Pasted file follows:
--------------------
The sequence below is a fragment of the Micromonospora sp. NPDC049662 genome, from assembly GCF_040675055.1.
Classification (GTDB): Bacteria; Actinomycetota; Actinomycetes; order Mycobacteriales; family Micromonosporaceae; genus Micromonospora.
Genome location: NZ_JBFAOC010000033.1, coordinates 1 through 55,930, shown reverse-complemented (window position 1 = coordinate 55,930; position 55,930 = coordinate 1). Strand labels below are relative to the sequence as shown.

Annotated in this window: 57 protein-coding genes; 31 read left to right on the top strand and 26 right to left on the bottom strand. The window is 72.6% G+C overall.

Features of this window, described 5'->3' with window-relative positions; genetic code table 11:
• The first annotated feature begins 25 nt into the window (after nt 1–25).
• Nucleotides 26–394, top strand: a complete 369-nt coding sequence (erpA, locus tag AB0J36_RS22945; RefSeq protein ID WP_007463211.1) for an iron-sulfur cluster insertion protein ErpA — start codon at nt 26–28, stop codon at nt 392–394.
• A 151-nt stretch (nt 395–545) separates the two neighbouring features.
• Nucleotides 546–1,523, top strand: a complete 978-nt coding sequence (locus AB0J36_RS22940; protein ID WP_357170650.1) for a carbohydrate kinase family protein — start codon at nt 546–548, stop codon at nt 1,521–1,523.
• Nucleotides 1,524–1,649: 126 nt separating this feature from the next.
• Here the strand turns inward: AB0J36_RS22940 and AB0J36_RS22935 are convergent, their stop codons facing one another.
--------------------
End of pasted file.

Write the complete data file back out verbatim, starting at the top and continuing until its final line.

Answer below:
The sequence below is a fragment of the Micromonospora sp. NPDC049662 genome, from assembly GCF_040675055.1.
Classification (GTDB): Bacteria; Actinomycetota; Actinomycetes; order Mycobacteriales; family Micromonosporaceae; genus Micromonospora.
Genome location: NZ_JBFAOC010000033.1, coordinates 1 through 55,930, shown reverse-complemented (window position 1 = coordinate 55,930; position 55,930 = coordinate 1). Strand labels below are relative to the sequence as shown.

Annotated in this window: 57 protein-coding genes; 31 read left to right on the top strand and 26 right to left on the bottom strand. The window is 72.6% G+C overall.

Features of this window, described 5'->3' with window-relative positions; genetic code table 11:
• The first annotated feature begins 25 nt into the window (after nt 1–25).
• Nucleotides 26–394, top strand: a complete 369-nt coding sequence (erpA, locus tag AB0J36_RS22945; RefSeq protein ID WP_007463211.1) for an iron-sulfur cluster insertion protein ErpA — start codon at nt 26–28, stop codon at nt 392–394.
• A 151-nt stretch (nt 395–545) separates the two neighbouring features.
• Nucleotides 546–1,523, top strand: a complete 978-nt coding sequence (locus AB0J36_RS22940; protein ID WP_357170650.1) for a carbohydrate kinase family protein — start codon at nt 546–548, stop codon at nt 1,521–1,523.
• Nucleotides 1,524–1,649: 126 nt separating this feature from the next.
• Here the strand turns inward: AB0J36_RS22940 and AB0J36_RS22935 are convergent, their stop codons facing one another.